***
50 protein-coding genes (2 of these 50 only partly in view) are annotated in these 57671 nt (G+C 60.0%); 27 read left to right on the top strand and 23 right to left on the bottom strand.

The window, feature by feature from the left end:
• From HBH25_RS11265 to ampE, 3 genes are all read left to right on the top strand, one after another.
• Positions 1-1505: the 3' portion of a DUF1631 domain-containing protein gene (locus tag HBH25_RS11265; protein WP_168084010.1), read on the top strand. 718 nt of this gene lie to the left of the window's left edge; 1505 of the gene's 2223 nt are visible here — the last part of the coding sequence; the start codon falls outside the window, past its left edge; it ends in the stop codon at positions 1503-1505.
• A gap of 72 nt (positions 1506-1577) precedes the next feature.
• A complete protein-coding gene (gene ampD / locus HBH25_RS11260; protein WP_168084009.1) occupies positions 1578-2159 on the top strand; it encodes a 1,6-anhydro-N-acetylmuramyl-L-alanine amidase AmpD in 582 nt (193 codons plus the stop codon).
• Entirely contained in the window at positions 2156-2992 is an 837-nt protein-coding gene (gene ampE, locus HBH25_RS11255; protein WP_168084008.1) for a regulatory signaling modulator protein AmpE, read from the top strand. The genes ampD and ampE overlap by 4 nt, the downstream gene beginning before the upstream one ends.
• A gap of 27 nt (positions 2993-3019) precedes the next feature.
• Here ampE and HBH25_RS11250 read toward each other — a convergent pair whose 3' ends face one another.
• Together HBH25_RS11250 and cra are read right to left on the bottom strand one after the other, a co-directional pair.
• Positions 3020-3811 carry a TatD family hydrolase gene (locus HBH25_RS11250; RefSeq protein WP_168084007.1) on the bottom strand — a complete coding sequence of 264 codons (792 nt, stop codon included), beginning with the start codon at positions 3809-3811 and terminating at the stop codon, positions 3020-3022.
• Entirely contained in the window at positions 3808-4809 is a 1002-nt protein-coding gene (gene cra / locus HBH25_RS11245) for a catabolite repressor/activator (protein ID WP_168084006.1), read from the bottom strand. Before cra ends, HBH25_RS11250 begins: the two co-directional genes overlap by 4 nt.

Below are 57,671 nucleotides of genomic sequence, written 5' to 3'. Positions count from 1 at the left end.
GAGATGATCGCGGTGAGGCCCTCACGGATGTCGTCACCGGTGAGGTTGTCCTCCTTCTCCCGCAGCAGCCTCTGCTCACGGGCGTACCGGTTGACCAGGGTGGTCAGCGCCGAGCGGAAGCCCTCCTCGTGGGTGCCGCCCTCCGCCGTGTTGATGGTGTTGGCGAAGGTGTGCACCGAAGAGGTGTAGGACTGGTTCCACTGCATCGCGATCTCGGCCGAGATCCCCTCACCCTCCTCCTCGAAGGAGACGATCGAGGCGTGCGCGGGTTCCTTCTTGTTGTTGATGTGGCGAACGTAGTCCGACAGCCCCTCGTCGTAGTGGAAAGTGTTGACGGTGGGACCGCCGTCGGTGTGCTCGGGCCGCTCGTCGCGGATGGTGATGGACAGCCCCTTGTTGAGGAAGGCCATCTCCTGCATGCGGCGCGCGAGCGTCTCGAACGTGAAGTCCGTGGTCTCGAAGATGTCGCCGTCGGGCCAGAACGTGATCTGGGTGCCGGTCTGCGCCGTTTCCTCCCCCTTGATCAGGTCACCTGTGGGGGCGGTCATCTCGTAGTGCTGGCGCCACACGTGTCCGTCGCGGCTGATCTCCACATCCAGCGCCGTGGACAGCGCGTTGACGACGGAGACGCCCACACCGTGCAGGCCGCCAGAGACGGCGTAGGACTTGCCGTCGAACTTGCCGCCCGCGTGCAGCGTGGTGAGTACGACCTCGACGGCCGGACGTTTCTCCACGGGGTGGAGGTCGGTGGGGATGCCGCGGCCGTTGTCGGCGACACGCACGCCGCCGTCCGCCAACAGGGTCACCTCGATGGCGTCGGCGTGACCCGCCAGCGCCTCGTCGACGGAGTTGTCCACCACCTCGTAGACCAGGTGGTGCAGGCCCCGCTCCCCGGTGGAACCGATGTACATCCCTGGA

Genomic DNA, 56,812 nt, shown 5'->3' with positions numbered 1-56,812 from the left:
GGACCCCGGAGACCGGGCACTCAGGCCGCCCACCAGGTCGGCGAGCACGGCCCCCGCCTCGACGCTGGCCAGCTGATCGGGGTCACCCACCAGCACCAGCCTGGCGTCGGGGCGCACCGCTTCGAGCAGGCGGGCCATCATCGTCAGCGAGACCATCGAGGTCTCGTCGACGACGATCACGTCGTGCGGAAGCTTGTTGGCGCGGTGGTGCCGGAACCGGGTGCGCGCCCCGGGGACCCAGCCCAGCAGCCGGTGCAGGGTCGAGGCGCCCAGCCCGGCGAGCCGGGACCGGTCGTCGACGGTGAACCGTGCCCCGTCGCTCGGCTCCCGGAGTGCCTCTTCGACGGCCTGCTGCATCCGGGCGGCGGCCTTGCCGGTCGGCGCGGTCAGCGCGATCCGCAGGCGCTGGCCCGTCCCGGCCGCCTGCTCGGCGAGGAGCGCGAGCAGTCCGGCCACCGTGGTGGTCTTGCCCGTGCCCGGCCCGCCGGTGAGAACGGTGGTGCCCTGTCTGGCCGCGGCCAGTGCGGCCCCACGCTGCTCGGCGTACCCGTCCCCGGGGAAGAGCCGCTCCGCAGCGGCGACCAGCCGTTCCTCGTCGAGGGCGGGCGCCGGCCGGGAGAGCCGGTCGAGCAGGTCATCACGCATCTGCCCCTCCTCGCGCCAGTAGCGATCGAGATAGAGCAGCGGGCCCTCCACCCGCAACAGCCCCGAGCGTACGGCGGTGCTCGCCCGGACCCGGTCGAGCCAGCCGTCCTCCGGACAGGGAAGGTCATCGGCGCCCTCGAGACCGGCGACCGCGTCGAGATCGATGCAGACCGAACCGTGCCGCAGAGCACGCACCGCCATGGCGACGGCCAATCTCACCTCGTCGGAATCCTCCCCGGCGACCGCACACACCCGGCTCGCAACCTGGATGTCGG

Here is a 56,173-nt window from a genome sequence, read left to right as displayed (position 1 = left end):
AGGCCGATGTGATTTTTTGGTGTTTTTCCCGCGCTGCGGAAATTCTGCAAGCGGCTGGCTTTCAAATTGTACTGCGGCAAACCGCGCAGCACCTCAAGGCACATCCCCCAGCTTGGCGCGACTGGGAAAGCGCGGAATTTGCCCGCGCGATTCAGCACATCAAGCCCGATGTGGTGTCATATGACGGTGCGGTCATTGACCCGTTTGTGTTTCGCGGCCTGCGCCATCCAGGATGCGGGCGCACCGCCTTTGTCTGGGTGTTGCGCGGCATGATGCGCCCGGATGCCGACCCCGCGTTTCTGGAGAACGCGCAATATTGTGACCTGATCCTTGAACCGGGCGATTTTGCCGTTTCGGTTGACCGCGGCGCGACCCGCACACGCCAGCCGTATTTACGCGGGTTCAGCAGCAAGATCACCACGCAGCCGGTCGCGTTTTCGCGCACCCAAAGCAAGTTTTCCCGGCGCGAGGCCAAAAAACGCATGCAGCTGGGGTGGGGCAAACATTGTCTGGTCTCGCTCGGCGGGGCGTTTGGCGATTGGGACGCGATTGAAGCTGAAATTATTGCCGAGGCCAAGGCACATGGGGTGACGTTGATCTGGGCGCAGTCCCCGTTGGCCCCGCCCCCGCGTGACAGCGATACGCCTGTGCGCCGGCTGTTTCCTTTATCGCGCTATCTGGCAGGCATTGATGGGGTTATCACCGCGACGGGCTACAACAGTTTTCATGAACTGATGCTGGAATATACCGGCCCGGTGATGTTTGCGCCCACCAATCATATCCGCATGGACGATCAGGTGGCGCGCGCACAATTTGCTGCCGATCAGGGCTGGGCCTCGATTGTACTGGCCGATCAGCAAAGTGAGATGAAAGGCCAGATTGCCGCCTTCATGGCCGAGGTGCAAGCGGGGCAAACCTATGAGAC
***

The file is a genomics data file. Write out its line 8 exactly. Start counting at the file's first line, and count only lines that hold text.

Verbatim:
• A gap of 27 nt (positions 2993-3019) precedes the next feature.